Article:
Award recognition for Prof Marialuisa Aliotta

Prof Aliotta receives the Giuseppe Occhialini Medal and Prize in recognition of her work in nuclear astrophysics.

Giuseppe Occhialini Medal and Prize 

The Giuseppe Occhialini Medal and Prize is awarded jointly by the Institute of Physics and the Italian Physical Society for distinguished work by a physicist based in Italy or the UK/Ireland. 

Prof Marialuisa Aliotta received this award for her major contributions to nuclear astrophysics experiments, in particular to the study of key hydrogen-burning reactions relevant to quiescent stellar evolution and nucleosynthesis, in the framework of the international LUNA experiments at the Laboratori Nazionali del Gran Sasso, INFN (Istituto Nazionale di Fisica Nucleare). 

Investigating the nuclear reactions in stars 

Her research interests focus on experimental nuclear astrophysics, specifically on the investigation of nuclear reactions that occur in stars and govern their lifetime and evolution. These reactions are also responsible for the creation of new chemical elements both in quiescent stars like our sun and in explosive scenarios like novae, supernovae, and X-ray bursts.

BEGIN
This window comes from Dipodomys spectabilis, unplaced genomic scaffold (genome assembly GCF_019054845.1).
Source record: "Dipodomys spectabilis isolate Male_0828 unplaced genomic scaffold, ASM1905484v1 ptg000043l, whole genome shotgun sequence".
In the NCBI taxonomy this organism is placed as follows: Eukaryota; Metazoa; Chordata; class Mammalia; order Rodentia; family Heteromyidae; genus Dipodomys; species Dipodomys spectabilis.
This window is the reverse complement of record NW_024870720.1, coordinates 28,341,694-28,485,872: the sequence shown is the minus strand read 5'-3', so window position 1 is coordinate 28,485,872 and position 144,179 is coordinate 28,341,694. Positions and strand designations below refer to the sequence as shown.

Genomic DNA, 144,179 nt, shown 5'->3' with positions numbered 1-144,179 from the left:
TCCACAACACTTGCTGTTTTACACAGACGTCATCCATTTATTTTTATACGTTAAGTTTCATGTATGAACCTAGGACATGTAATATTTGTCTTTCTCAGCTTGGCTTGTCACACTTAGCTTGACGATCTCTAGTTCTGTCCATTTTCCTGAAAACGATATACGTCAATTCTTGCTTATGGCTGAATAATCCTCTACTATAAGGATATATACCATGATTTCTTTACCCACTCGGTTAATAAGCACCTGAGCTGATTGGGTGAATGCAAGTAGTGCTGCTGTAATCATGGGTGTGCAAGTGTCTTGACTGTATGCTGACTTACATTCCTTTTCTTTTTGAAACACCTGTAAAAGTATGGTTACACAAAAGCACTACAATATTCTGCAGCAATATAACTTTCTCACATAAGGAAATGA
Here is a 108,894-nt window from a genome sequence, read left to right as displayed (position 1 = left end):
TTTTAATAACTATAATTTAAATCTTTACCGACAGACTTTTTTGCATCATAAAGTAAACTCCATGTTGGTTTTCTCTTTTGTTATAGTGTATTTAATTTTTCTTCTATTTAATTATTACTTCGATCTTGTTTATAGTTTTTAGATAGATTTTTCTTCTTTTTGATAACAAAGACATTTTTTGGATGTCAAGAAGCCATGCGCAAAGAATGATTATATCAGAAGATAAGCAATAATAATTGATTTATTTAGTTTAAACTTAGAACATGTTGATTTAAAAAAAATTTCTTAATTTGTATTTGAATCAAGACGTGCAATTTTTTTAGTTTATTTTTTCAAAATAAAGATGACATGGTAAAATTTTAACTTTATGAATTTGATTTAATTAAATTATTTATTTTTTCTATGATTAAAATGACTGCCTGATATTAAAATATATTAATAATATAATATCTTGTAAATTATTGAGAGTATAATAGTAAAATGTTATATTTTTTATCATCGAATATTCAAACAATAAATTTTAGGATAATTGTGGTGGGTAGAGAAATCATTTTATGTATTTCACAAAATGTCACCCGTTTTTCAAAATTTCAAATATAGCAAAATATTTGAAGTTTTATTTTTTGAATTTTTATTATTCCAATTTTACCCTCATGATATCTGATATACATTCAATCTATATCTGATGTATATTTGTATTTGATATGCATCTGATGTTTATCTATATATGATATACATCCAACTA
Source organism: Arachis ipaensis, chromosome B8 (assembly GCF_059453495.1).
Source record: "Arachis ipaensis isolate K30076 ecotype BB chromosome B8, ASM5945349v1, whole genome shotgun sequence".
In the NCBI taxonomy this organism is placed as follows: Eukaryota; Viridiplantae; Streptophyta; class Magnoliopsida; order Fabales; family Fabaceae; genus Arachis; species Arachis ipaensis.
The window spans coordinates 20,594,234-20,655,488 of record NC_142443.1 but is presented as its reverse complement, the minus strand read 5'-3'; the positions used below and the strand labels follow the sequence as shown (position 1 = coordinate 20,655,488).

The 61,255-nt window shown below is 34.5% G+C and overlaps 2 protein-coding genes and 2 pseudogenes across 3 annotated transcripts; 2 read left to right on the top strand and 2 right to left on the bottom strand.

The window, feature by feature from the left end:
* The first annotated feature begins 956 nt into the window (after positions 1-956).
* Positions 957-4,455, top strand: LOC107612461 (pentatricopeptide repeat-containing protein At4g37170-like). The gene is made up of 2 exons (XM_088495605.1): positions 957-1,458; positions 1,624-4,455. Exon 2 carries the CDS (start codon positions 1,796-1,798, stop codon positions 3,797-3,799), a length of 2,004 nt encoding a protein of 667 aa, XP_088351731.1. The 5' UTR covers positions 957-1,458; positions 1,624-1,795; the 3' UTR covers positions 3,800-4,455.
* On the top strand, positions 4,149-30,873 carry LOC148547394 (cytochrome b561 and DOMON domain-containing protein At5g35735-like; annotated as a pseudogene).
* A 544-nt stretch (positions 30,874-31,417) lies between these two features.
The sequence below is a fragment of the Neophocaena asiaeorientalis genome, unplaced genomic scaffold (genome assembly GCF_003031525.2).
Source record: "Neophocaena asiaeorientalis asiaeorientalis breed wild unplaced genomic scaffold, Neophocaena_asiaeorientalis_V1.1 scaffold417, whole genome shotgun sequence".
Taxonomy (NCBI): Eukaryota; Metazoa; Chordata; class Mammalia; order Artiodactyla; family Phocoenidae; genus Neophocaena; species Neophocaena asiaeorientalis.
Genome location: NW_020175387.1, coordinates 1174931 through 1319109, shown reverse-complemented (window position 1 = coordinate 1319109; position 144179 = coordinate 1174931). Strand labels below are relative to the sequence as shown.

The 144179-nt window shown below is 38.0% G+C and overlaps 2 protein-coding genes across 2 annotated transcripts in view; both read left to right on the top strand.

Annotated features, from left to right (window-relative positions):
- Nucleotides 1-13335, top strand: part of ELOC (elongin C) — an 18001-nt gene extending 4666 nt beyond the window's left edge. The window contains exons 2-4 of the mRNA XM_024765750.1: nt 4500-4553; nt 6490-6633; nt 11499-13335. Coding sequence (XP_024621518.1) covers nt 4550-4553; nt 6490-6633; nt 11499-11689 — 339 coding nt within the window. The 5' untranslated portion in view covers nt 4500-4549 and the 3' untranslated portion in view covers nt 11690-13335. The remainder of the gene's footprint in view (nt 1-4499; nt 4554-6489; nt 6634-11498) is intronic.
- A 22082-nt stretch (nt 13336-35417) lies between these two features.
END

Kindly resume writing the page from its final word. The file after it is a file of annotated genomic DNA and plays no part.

Quiescent stellar evolution involves reactions mainly between stable nuclei at energies well below the Coulomb barrier of the interacting species. Their experimental investigation in a terrestrial laboratory is severely hampered by the background induced by the cosmic rays in the detection devices. Thus, a unique approach consists in carrying out measurements underground, where the background induced by cosmic rays is suppressed by orders of magnitude. Over the last ten years, Marialuisa’s research has been conducted at the world leading Laboratory for Underground Nuclear Astrophysics (LUNA) at the INFN Laboratory Nazionali del Gran Sasso (Italy). Prior to joining the LUNA Collaboration in 2010, Prof. Aliotta proposed and performed experiments at Radioactive Ion Beam facilities (TRIUMF, GANIL, CERN) mainly to study (α,p) reactions on unstable nuclei, many of which are crucial to drive explosive scenarios such as X-ray bursts. These measurements are also difficult to perform because of limitations in radioactive ion beam species and intensities. New opportunities are now opening up with the use of storage rings such as CRYRING at GSI (Germany). 

Prof Aliotta commented: 

I’m delighted to have received the Giuseppe Occhialini Medal and Prize for 2021. As it is often the case, awards to individuals are never entirely their own. So, aside from my personal recognition, the prize is also a recognition of the outstanding work of the entire LUNA Collaboration. My heartfelt gratitude goes to all my colleagues at LUNA and in particular to Dr Carlo Bruno and Prof Thomas Davinson for their extraordinary contributions over the years.